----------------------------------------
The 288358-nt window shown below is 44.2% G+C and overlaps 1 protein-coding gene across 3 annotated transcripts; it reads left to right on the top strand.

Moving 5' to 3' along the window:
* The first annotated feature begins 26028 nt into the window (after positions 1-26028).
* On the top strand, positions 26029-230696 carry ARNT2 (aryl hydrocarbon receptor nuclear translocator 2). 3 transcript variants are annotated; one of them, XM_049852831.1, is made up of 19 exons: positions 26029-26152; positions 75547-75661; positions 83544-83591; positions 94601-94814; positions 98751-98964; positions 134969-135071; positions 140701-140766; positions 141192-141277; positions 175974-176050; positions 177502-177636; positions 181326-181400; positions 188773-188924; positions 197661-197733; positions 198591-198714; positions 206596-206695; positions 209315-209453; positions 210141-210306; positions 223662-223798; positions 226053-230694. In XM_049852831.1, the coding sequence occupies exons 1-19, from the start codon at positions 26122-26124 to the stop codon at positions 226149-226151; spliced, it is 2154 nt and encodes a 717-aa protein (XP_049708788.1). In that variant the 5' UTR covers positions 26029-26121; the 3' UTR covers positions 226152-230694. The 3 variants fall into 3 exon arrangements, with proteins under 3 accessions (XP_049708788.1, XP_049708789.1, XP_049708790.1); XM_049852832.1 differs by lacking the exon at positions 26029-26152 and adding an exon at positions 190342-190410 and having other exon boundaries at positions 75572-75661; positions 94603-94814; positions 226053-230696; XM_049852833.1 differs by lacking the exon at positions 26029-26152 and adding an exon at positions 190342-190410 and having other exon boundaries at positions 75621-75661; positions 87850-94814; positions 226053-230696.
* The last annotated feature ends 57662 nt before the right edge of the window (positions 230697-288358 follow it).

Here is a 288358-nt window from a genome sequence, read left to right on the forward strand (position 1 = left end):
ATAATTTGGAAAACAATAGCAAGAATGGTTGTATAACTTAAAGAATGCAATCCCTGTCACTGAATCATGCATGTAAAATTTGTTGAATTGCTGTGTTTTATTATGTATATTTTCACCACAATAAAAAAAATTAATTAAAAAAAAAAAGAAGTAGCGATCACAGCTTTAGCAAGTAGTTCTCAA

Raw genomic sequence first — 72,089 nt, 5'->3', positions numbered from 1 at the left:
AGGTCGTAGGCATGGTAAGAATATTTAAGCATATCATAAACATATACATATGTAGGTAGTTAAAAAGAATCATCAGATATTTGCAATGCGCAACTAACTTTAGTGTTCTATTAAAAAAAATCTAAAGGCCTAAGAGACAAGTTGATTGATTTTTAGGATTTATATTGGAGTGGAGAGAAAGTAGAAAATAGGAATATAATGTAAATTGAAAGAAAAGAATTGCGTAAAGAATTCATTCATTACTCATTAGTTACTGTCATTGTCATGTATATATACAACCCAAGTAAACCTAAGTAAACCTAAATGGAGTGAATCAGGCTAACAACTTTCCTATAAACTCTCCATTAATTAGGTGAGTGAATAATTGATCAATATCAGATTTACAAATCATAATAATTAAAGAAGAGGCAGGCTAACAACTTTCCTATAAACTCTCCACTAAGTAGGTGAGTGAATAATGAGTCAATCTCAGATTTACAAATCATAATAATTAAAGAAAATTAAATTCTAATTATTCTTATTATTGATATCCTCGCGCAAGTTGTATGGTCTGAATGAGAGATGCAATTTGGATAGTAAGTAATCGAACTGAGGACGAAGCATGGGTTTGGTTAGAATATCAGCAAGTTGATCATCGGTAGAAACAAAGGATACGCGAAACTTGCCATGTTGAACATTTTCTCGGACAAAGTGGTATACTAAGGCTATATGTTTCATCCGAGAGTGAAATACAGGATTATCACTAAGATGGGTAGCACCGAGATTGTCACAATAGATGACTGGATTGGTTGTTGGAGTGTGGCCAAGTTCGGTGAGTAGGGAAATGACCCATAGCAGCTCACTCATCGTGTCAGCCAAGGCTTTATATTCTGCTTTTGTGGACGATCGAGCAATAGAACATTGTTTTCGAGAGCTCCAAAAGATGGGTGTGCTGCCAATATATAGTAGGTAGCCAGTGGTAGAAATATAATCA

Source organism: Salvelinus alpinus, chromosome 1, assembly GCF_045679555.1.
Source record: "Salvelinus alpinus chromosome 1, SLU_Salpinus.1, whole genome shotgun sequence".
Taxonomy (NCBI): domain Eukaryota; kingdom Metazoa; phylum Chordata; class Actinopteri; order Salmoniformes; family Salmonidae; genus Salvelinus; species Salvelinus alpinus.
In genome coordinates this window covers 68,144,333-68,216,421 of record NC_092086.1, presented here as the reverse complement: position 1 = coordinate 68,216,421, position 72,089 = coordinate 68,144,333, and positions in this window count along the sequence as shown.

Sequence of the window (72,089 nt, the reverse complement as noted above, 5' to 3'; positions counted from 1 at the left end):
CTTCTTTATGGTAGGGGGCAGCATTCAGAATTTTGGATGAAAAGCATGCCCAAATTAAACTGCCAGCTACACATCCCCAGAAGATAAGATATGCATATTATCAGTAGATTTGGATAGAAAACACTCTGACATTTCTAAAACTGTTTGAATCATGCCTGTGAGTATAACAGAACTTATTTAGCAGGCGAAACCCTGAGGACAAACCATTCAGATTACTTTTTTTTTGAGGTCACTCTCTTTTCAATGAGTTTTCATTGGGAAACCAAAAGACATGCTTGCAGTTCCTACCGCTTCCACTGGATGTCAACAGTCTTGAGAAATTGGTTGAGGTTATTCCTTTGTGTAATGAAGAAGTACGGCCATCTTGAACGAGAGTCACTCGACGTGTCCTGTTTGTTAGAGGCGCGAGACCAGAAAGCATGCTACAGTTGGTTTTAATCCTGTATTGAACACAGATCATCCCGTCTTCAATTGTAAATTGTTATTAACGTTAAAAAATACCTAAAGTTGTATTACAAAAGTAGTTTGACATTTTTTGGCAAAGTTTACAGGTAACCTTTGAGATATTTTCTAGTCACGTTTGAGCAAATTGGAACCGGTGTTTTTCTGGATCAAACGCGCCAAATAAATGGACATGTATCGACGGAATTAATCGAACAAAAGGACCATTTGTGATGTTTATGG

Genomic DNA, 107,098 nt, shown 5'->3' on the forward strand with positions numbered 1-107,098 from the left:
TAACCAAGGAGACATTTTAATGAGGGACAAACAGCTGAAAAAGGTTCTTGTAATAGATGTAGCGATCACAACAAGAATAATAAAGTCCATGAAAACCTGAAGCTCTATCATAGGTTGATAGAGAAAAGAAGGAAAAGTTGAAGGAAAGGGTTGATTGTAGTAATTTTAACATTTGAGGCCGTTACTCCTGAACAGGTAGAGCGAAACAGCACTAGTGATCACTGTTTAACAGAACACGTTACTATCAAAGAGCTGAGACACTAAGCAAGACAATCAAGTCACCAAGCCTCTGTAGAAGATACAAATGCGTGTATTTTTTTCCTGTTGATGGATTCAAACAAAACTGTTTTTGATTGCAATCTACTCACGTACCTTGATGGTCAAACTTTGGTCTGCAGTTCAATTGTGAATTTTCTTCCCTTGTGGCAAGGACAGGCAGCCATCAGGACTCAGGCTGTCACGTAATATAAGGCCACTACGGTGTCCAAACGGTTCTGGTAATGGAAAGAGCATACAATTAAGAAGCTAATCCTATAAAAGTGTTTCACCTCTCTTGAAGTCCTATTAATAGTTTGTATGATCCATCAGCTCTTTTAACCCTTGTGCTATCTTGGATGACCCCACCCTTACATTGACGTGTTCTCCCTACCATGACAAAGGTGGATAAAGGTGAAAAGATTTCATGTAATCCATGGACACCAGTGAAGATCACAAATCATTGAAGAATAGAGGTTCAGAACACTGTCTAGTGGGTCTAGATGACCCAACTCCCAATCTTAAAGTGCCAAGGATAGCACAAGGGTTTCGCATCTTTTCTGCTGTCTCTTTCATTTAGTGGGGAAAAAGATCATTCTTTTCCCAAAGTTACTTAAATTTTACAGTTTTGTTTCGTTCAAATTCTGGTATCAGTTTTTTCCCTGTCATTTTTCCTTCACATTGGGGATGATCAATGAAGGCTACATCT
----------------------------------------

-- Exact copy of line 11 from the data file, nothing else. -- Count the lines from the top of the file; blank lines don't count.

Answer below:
Source record: "Salvelinus alpinus chromosome 1, SLU_Salpinus.1, whole genome shotgun sequence".